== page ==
Real estate private equity FDI is set to double after the Indian government ended the three-year lock-in and has introduced 100 per cent FDI for completed assets, according to JLL India. With India now allowing 100 per cent FDI in the construction sector, real estate private equity investment could double – and boost demand from overseas property buyers, according to sector experts.
FDI real estate private equity, which is currently estimated at around US$ 1billion - US$ 1.5 billion per annum, could reach to up to US$ 3 billion in the next few years, according to leading agency, JLL India.
The Ministry of Finance has announced that it has cleared 15 FDI applications, including that of Panacea Biotech and Sanofi-Synthelabo (India), and recommended HDFC Bank's proposal to hike foreign holding to the Cabinet for consideration.
India’s cabinet has cleared a proposal which allows 100 per cent FDI in railway infrastructure, excluding operations. Though the initiative does not allow foreign firms to operate trains, it allows them to do other things such as create the network and supply trains for bullet trains etc.
The government has notified easier FDI rules for construction sector, where 100 per cent overseas investment is permitted, which will allow overseas investors to exit a project even before its completion. It also said that 100 per cent FDI will be permitted under automatic route in completed projects for operation and management of townships, malls and business centres.
With the objective of encouraging foreign firms to transfer state-of-the-art technology in defence production, the government may increase the FDI cap for the sector to 74 per cent from 49 per cent at present. India is expected to spend US$ 40 billion on defence purchases over the next 4-5 years, mostly from abroad.
The Union Cabinet has cleared a bill to raise the foreign investment ceiling in private insurance companies from 26 per cent to 49 per cent, with the proviso that the management and control of the companies must be with Indians.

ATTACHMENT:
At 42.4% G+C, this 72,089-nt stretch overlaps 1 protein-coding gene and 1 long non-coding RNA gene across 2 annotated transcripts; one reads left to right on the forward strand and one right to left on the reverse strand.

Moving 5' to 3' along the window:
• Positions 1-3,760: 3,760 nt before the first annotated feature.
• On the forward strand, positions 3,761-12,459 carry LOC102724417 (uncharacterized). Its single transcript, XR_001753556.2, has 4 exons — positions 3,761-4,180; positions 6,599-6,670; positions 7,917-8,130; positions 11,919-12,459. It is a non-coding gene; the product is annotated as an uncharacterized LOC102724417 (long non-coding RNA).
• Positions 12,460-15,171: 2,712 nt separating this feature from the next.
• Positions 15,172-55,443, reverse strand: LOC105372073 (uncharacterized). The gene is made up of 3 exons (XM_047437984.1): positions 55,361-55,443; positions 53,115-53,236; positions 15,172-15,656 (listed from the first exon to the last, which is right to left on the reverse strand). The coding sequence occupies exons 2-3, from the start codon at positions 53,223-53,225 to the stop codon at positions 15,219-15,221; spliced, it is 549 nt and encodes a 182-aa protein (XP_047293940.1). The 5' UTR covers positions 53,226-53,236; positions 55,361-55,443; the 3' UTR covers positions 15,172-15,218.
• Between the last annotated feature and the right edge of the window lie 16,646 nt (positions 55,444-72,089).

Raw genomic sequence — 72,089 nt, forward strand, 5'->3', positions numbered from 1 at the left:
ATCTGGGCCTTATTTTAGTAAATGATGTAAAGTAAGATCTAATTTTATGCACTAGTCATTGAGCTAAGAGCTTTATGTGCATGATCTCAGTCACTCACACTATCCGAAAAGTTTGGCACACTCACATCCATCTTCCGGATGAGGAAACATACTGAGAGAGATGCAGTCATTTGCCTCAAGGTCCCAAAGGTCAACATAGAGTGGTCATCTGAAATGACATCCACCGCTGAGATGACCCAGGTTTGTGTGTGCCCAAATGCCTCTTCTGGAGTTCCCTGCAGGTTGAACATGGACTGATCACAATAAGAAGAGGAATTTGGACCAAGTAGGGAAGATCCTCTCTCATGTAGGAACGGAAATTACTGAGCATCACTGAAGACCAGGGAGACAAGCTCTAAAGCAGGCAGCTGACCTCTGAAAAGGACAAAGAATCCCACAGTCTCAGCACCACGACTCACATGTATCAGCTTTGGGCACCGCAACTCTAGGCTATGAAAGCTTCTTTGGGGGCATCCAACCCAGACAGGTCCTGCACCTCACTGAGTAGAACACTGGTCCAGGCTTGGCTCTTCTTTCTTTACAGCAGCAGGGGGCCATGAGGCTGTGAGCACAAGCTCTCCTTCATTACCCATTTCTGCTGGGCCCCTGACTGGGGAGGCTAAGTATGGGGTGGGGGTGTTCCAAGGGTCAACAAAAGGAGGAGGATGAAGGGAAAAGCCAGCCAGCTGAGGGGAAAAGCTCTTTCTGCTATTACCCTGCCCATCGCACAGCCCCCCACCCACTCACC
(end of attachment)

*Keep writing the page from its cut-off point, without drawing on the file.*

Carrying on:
The Reserve Bank of India (RBI) has allowed a number of foreign investors to invest, on repatriation basis, in non-convertible/ redeemable preference shares or debentures which are issued by Indian companies and are listed on established stock exchanges in the country.
In an effort to bring in more investments into debt and equity markets, the RBI has established a framework for investments which allows foreign portfolio investors (FPIs) to take part in open offers, buyback of securities and disinvestment of shares by the Central or state governments.
Foreign investment inflows are expected to increase by more than two times and cross the US$ 60 billion mark in FY15 as foreign investors start gaining confidence in India’s new government, as per an industry study. "Riding on huge expectations from the incoming Modi government, global investors are gung ho on the Indian economy which is expected to witness over 100 per cent increase in foreign investment inflows – both FDI and FIIs – to above US$ 60 billion in the current financial year, as against US$ 29 billion during 2013-14," according to the study.
India will require around US $1 trillion in the 12th Five-Year Plan (2012–17), to fund infrastructure growth covering sectors such as highways, ports and airways. This requires support in terms of FDI. The year 2013 saw foreign investment pour into sectors such as automobiles, computer software and hardware, construction development, power, services, and telecommunications, among others.
FDI statistics for the month of January 2015 (Size: 570 KB)
Exchange Rate Used: INR 1 = US$ 0.0162 as on January 21, 2015
References: Media Reports, Press Releases, Press Information Bureau